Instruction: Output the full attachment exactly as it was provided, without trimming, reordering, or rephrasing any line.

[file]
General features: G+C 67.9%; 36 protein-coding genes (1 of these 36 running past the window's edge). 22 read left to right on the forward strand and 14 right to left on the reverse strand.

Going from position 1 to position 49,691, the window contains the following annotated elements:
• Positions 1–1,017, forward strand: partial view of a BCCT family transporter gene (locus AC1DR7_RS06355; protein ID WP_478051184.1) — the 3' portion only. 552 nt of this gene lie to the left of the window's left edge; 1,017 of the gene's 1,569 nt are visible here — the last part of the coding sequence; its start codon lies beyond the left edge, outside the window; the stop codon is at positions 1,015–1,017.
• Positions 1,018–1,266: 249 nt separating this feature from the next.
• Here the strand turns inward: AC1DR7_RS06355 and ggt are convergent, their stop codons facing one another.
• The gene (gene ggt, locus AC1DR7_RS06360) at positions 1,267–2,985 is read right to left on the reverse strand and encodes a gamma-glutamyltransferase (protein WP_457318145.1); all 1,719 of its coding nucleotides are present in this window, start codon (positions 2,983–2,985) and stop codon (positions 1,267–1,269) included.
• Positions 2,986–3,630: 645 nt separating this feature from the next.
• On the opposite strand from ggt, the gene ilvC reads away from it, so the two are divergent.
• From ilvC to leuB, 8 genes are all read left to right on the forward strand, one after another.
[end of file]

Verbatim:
General features: G+C 67.9%; 36 protein-coding genes (1 of these 36 running past the window's edge). 22 read left to right on the forward strand and 14 right to left on the reverse strand.

Going from position 1 to position 49,691, the window contains the following annotated elements:
• Positions 1–1,017, forward strand: partial view of a BCCT family transporter gene (locus AC1DR7_RS06355; protein ID WP_478051184.1) — the 3' portion only. 552 nt of this gene lie to the left of the window's left edge; 1,017 of the gene's 1,569 nt are visible here — the last part of the coding sequence; its start codon lies beyond the left edge, outside the window; the stop codon is at positions 1,015–1,017.
• Positions 1,018–1,266: 249 nt separating this feature from the next.
• Here the strand turns inward: AC1DR7_RS06355 and ggt are convergent, their stop codons facing one another.
• The gene (gene ggt, locus AC1DR7_RS06360) at positions 1,267–2,985 is read right to left on the reverse strand and encodes a gamma-glutamyltransferase (protein WP_457318145.1); all 1,719 of its coding nucleotides are present in this window, start codon (positions 2,983–2,985) and stop codon (positions 1,267–1,269) included.
• Positions 2,986–3,630: 645 nt separating this feature from the next.
• On the opposite strand from ggt, the gene ilvC reads away from it, so the two are divergent.
• From ilvC to leuB, 8 genes are all read left to right on the forward strand, one after another.